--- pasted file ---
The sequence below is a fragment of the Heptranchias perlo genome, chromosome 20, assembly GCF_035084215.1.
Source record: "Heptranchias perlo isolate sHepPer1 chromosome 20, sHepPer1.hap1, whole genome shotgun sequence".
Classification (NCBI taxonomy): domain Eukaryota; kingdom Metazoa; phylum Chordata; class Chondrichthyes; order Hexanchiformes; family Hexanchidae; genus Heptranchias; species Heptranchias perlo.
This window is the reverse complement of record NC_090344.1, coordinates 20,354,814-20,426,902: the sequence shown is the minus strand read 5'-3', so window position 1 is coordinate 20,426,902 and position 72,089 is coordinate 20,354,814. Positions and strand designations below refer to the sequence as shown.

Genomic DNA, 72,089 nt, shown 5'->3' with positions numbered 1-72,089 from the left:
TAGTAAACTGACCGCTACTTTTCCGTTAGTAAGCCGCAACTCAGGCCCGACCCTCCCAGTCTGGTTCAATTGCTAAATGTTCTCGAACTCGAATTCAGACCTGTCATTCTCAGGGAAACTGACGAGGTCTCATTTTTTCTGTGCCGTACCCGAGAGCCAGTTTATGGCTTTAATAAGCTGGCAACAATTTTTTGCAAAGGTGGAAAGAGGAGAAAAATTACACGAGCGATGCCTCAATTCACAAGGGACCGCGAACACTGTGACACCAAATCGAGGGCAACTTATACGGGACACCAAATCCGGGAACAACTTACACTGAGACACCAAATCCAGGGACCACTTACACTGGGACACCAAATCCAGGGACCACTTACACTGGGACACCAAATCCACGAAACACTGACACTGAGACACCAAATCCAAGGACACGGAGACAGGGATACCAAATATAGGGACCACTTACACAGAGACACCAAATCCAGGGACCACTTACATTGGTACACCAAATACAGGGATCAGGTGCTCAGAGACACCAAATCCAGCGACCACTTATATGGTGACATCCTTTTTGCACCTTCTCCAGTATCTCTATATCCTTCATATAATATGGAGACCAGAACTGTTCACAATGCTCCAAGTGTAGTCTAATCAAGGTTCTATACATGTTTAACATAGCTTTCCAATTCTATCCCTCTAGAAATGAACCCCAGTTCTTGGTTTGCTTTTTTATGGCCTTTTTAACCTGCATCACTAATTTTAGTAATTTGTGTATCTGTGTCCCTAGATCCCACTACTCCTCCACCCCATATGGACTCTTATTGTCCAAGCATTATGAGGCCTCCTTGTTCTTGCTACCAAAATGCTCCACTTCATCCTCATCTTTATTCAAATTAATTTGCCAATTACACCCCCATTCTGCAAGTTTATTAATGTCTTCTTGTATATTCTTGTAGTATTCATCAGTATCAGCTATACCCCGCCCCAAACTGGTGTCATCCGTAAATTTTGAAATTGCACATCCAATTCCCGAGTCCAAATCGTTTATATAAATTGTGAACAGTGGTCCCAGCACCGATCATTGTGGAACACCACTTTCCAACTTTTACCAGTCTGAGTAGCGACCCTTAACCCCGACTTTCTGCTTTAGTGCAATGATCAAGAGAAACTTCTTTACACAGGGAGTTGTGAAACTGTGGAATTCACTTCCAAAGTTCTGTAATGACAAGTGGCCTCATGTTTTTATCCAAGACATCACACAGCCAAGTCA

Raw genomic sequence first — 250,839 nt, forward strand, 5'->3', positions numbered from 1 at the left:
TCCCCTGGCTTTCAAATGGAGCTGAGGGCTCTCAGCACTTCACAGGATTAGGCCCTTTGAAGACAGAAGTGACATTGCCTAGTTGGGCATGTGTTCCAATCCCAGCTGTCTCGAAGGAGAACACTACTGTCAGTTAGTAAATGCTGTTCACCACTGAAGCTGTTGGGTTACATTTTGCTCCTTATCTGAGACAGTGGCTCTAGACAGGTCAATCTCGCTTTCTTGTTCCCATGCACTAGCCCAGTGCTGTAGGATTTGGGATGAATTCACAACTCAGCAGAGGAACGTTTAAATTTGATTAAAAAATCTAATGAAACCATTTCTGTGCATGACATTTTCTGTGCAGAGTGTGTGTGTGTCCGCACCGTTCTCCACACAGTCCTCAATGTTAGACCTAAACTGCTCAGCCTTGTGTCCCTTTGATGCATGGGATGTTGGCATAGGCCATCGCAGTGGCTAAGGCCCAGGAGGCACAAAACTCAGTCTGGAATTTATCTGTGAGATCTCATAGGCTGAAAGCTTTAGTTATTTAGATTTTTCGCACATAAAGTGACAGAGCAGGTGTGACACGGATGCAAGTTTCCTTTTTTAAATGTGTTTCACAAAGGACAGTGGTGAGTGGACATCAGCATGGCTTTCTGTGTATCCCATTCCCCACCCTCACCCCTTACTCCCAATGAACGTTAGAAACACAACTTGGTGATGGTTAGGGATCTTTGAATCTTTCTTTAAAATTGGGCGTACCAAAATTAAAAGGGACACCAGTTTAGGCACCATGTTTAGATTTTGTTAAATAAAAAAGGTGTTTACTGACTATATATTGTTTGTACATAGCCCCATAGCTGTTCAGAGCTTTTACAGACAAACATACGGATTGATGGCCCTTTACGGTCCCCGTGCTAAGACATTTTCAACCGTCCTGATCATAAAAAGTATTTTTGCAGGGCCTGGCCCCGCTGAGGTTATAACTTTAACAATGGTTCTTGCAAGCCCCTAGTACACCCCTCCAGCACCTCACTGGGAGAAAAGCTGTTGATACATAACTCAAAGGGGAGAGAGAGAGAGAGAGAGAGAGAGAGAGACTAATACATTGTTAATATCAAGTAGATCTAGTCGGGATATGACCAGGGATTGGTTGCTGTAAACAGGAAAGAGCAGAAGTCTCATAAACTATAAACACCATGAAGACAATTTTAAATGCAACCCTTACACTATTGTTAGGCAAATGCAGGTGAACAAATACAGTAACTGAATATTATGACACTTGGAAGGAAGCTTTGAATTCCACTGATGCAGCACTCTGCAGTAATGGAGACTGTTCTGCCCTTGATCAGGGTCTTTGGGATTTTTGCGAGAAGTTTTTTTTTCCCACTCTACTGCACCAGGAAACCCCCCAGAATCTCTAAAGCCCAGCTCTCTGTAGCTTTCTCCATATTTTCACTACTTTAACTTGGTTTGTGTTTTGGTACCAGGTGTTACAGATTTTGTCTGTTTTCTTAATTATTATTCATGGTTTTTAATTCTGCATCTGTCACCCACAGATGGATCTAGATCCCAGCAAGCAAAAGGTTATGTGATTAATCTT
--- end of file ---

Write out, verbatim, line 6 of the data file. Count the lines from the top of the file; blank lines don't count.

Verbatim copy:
TAGTAAACTGACCGCTACTTTTCCGTTAGTAAGCCGCAACTCAGGCCCGACCCTCCCAGTCTGGTTCAATTGCTAAATGTTCTCGAACTCGAATTCAGACCTGTCATTCTCAGGGAAACTGACGAGGTCTCATTTTTTCTGTGCCGTACCCGAGAGCCAGTTTATGGCTTTAATAAGCTGGCAACAATTTTTTGCAAAGGTGGAAAGAGGAGAAAAATTACACGAGCGATGCCTCAATTCACAAGGGACCGCGAACACTGTGACACCAAATCGAGGGCAACTTATACGGGACACCAAATCCGGGAACAACTTACACTGAGACACCAAATCCAGGGACCACTTACACTGGGACACCAAATCCAGGGACCACTTACACTGGGACACCAAATCCACGAAACACTGACACTGAGACACCAAATCCAAGGACACGGAGACAGGGATACCAAATATAGGGACCACTTACACAGAGACACCAAATCCAGGGACCACTTACATTGGTACACCAAATACAGGGATCAGGTGCTCAGAGACACCAAATCCAGCGACCACTTATATGGTGACATCCTTTTTGCACCTTCTCCAGTATCTCTATATCCTTCATATAATATGGAGACCAGAACTGTTCACAATGCTCCAAGTGTAGTCTAATCAAGGTTCTATACATGTTTAACATAGCTTTCCAATTCTATCCCTCTAGAAATGAACCCCAGTTCTTGGTTTGCTTTTTTATGGCCTTTTTAACCTGCATCACTAATTTTAGTAATTTGTGTATCTGTGTCCCTAGATCCCACTACTCCTCCACCCCATATGGACTCTTATTGTCCAAGCATTATGAGGCCTCCTTGTTCTTGCTACCAAAATGCTCCACTTCATCCTCATCTTTATTCAAATTAATTTGCCAATTACACCCCCATTCTGCAAGTTTATTAATGTCTTCTTGTATATTCTTGTAGTATTCATCAGTATCAGCTATACCCCGCCCCAAACTGGTGTCATCCGTAAATTTTGAAATTGCACATCCAATTCCCGAGTCCAAATCGTTTATATAAATTGTGAACAGTGGTCCCAGCACCGATCATTGTGGAACACCACTTTCCAACTTTTACCAGTCTGAGTAGCGACCCTTAACCCCGACTTTCTGCTTTAGTGCAATGATCAAGAGAAACTTCTTTACACAGGGAGTTGTGAAACTGTGGAATTCACTTCCAAAGTTCTGTAATGACAAGTGGCCTCATGTTTTTATCCAAGACATCACACAGCCAAGTCA